Amazon has reversed a decision it made six months ago to shut off its US e-commerce site to Australian shoppers. Reuters reports that the U-turn comes after a customer backlash.
Since July shoppers in Australia trying to browse stuff to buy on Amazon.com have been redirected to the local site, Amazon.com.au.
Shipping to Australia from Amazon.com was also shut off at the same time, so shoppers were limited to buying goods sold by local sellers.
But from today the block has gone.
The geoblock on Amazon.com followed a change in Australian tax regulation requiring businesses earning more than $75,000 AUD per year to charge its 10 percent Goods and Services Tax (GST) on low value items imported by consumers.
The so-called ‘Amazon Tax’ was drawn up in response to concerns about the impact of Amazon and other large overseas e-commerce businesses on local retailers which have to apply GST to all products they sell.
A loophole had meant GST was only applied to items purchased from overseas retailers worth $1,000 AUD or more — so local competitors argued it gave Amazon, eBay and other overseas competitors an unfair advantage.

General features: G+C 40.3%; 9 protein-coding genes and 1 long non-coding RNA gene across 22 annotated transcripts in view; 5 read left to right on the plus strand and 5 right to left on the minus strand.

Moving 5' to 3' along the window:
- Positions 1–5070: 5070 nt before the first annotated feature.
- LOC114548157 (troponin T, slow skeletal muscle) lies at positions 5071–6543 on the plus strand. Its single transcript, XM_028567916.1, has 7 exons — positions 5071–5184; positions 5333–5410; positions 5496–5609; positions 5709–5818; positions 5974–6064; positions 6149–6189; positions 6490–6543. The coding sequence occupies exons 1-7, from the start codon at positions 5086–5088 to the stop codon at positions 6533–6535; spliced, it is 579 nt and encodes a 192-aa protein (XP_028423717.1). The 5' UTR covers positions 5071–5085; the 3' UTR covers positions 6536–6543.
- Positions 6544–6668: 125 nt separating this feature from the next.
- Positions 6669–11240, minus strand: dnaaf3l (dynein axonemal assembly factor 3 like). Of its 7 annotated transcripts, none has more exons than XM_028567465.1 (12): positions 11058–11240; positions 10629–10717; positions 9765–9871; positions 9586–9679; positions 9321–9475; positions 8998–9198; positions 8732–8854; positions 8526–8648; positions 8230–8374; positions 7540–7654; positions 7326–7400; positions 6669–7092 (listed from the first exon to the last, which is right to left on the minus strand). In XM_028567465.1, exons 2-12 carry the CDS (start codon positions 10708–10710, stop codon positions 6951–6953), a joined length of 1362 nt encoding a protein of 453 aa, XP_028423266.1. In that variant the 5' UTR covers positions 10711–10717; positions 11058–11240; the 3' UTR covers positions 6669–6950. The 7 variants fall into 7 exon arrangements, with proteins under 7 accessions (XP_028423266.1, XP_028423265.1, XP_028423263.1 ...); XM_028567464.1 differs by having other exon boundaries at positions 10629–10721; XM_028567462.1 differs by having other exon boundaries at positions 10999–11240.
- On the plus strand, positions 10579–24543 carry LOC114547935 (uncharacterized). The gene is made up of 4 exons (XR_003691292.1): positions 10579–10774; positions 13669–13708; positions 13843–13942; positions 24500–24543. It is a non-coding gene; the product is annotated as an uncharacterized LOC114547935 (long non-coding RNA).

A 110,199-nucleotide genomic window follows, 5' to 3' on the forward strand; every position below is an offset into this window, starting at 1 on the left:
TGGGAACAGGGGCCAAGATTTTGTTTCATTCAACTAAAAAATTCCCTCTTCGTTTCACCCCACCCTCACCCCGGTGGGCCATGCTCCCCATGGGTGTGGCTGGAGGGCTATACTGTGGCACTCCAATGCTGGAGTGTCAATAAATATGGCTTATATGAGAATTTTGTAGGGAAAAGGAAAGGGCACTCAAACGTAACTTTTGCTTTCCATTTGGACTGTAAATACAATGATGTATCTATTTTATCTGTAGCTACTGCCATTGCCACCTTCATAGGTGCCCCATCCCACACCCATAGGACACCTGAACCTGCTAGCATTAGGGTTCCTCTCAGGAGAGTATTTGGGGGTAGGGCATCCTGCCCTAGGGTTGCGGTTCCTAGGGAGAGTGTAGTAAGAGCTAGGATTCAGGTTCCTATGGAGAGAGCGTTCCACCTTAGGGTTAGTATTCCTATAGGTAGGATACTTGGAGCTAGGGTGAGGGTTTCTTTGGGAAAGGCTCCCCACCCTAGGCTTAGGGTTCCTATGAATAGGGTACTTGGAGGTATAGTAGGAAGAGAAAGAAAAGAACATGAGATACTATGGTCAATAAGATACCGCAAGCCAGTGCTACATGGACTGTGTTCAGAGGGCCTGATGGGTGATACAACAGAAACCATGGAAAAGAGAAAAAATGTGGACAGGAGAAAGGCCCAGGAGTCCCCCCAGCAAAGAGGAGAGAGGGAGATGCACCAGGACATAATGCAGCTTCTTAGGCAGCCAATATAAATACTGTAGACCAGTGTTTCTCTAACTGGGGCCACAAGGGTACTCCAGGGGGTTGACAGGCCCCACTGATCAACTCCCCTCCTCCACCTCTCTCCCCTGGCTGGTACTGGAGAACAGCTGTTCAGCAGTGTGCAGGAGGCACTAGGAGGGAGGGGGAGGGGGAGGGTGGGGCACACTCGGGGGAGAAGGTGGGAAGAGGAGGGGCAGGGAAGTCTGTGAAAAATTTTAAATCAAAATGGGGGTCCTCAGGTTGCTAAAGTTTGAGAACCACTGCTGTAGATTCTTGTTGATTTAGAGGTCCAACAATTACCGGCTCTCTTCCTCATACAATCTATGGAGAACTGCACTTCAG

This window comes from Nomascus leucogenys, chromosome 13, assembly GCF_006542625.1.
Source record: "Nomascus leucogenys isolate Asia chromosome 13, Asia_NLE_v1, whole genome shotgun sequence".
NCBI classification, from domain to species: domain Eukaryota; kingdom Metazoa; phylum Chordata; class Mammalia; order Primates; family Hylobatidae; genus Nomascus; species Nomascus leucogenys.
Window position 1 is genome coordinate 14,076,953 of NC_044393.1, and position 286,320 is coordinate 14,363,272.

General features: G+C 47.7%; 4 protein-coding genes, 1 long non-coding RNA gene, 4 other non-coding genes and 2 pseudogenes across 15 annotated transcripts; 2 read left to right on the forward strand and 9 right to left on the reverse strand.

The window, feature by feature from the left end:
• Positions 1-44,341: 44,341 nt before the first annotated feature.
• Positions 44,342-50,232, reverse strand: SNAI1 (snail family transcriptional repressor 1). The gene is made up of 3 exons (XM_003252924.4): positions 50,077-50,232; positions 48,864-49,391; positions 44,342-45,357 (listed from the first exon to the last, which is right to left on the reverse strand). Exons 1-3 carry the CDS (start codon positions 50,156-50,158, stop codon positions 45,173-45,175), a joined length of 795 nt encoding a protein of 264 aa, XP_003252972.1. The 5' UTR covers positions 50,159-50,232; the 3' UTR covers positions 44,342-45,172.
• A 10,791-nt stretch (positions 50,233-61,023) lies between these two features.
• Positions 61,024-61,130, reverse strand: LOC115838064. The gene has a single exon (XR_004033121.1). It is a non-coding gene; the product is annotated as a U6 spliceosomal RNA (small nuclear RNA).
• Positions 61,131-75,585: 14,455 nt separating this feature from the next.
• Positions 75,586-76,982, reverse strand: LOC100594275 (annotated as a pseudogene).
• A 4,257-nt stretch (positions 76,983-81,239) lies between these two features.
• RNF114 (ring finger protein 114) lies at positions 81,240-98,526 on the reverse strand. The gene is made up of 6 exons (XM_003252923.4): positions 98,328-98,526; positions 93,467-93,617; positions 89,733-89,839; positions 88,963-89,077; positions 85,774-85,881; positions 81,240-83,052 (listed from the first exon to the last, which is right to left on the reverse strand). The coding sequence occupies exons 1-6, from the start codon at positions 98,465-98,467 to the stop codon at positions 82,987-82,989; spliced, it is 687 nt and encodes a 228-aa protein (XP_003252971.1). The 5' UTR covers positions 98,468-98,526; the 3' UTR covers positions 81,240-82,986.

Amazon’s response was to shutter its overseas shops. But by limiting shoppers to the inventory on its Australian site, which only launched in December 2017, the e-commerce giant seems to have shot its local business in the foot — encouraging locals to look elsewhere for their retail fix. Or just not buy as much stuff.
The Guardian notes there are only about 80 million products on the Australian store versus 500 million on the U.S. site.
Six months later Amazon has backtracked. And seemingly decided to suck up the 10 percent tax after all.
We’ve reached out to the company for a comment.
An Amazon spokesman told Reuters it had changed its mind after listening to customer feedback, adding it had built the “complex infrastructure needed to enable exports of low-value goods to Australia and remain compliant with [local] laws.”
So far only products sold by Amazon itself on Amazon.com are being made available for purchase by Australians, with third-party sellers not yet covered.
Notably — on the U-turn timing front — Black Friday is tomorrow. AKA the day when retailers attempt to kickstart a holiday buying bonanza by slashing a bunch of prices and scattering digital tinsel all over their online channels. Clearly Amazon doesn’t want to miss out on more sales.